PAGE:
Monday, March 27, 2017

Reflection for the Week - March 27

Recent questions revolving around ‘what is history?’ have given rise to this. What is narrative? Umberto Eco, of The Name of the Rose fame, suggests that to tell a story or write a narrative you have to construct a world.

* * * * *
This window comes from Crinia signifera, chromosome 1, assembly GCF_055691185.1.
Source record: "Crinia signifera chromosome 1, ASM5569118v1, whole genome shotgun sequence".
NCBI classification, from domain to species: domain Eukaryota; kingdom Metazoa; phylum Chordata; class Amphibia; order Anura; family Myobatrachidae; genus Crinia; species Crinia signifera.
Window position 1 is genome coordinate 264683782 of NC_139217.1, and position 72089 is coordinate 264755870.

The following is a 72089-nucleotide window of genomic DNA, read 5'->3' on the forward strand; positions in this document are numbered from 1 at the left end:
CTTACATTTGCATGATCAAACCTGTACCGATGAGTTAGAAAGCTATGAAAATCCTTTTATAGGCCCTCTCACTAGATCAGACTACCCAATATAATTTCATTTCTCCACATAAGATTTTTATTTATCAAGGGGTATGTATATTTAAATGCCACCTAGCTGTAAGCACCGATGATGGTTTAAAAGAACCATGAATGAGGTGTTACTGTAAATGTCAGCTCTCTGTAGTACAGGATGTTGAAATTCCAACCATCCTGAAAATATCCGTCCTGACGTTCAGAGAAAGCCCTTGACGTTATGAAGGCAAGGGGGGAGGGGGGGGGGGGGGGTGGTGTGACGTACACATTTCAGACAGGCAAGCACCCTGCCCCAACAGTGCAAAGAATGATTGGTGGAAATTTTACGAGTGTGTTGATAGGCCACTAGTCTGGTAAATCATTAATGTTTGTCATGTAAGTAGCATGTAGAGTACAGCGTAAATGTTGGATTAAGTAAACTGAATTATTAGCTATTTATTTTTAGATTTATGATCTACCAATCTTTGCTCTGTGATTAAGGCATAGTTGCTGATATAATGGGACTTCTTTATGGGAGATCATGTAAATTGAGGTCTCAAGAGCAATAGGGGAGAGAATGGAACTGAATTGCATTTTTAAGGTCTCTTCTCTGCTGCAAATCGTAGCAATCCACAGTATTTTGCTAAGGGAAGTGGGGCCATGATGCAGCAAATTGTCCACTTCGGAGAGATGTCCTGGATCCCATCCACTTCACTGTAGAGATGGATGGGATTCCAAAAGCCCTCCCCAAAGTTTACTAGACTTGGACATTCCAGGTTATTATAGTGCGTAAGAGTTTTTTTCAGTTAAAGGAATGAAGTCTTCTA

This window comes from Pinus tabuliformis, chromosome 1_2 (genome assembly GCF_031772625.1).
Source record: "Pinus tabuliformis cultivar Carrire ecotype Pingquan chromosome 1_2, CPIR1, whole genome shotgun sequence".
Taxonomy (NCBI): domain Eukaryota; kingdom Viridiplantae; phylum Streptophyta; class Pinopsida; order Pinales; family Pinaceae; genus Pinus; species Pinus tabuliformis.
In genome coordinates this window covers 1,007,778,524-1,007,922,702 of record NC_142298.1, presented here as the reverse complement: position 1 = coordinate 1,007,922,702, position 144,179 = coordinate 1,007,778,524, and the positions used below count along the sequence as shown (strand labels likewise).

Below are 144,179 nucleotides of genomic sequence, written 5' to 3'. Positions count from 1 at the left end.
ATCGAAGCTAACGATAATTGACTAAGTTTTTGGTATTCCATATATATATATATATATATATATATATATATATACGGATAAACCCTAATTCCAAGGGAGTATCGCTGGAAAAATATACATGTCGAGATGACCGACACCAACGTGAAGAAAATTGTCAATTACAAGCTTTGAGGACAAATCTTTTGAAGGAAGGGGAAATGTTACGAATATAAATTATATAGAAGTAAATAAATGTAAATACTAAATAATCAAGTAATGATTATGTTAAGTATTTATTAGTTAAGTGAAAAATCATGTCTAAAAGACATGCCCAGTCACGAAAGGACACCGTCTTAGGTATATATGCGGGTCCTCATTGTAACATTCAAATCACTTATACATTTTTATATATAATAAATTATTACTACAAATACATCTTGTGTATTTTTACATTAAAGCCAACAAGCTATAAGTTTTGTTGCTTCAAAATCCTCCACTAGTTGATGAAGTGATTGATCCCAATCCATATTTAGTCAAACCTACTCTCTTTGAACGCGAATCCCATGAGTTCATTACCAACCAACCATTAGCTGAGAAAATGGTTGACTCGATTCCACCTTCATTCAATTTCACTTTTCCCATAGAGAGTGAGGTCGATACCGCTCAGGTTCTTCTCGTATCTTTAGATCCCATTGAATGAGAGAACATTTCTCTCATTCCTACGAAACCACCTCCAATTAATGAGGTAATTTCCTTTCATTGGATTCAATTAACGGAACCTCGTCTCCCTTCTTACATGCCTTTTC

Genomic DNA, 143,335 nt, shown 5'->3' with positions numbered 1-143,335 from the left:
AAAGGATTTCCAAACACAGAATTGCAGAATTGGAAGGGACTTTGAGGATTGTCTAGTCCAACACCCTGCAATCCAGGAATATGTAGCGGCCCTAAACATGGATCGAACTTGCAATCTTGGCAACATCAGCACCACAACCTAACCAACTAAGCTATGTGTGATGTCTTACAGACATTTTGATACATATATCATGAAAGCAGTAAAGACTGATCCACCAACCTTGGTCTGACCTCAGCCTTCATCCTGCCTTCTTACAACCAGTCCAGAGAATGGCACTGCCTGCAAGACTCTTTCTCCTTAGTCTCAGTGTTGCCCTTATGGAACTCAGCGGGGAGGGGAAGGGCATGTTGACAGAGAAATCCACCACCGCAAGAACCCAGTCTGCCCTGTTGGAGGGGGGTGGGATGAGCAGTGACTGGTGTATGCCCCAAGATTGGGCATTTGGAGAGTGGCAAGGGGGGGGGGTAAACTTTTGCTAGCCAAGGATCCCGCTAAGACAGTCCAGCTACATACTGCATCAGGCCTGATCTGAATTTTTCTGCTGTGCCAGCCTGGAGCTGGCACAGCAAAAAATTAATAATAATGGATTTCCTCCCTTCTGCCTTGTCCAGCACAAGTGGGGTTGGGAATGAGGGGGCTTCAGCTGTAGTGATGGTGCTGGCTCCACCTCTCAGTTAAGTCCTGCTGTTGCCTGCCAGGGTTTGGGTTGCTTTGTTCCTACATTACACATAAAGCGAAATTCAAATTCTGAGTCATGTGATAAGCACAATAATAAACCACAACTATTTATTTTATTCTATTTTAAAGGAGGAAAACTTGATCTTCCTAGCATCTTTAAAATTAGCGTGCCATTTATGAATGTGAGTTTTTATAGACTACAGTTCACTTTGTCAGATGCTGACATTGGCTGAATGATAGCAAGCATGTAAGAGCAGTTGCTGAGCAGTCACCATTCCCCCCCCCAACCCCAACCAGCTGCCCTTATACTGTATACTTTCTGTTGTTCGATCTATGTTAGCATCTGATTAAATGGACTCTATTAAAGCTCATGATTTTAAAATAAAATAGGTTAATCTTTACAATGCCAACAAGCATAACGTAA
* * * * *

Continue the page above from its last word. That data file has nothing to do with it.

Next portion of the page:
On this view, Genesis is not merely information, but a created story world – of course, in my perspective related to, but distinct from the real world. Yet, Eco’s suggestion, while helpful, needs to be supplemented. Stories also connect actions – narrative creates causal relations between one action and another. Think about this. “God sees a cow in the field” is not a narrative – “God sees a cow in the field and milks it” is. Another feature of narrative, brought to light by Paul Ricoeur, is time. What is recounted in narrative takes place in time and makes time. Thus, a temporal dimension is not to be missed or ignored if we are to better understand stories. But right, there are at least a few other important elements of narrative: plot, point of view, characters, intrigue, suspense, drama, audience-reader; all of the above require due consideration when reading stories, including those in early Genesis.